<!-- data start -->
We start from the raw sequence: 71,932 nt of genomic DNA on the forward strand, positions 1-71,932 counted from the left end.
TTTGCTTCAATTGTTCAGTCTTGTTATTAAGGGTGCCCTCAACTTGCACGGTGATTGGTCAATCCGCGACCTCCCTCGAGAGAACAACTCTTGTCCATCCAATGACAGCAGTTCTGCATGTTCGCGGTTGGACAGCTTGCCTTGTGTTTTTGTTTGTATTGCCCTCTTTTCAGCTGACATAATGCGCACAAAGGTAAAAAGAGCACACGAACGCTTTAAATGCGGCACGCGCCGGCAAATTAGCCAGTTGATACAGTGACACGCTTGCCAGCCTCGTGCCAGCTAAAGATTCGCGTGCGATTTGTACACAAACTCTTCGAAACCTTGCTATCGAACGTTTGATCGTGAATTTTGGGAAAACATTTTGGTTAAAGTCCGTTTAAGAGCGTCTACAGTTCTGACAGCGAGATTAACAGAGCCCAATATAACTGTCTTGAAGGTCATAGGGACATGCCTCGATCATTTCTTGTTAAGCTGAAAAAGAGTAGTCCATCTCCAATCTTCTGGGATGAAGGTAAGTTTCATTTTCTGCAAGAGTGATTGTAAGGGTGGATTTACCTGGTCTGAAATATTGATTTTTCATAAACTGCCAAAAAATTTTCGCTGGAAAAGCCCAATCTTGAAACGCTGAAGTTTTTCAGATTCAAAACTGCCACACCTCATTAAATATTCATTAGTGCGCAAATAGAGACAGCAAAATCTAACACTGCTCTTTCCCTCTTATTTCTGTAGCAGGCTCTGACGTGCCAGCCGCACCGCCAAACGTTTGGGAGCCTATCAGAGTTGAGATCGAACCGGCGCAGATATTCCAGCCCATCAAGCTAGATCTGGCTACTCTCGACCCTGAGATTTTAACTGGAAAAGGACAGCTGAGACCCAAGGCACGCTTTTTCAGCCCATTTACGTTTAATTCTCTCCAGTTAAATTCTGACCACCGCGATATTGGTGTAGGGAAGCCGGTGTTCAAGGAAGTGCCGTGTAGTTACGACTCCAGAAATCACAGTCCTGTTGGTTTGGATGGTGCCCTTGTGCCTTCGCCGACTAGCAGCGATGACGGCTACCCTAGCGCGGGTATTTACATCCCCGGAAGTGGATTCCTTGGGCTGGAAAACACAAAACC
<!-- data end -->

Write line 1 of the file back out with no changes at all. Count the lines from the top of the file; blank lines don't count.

We start from the raw sequence: 71,932 nt of genomic DNA on the forward strand, positions 1-71,932 counted from the left end.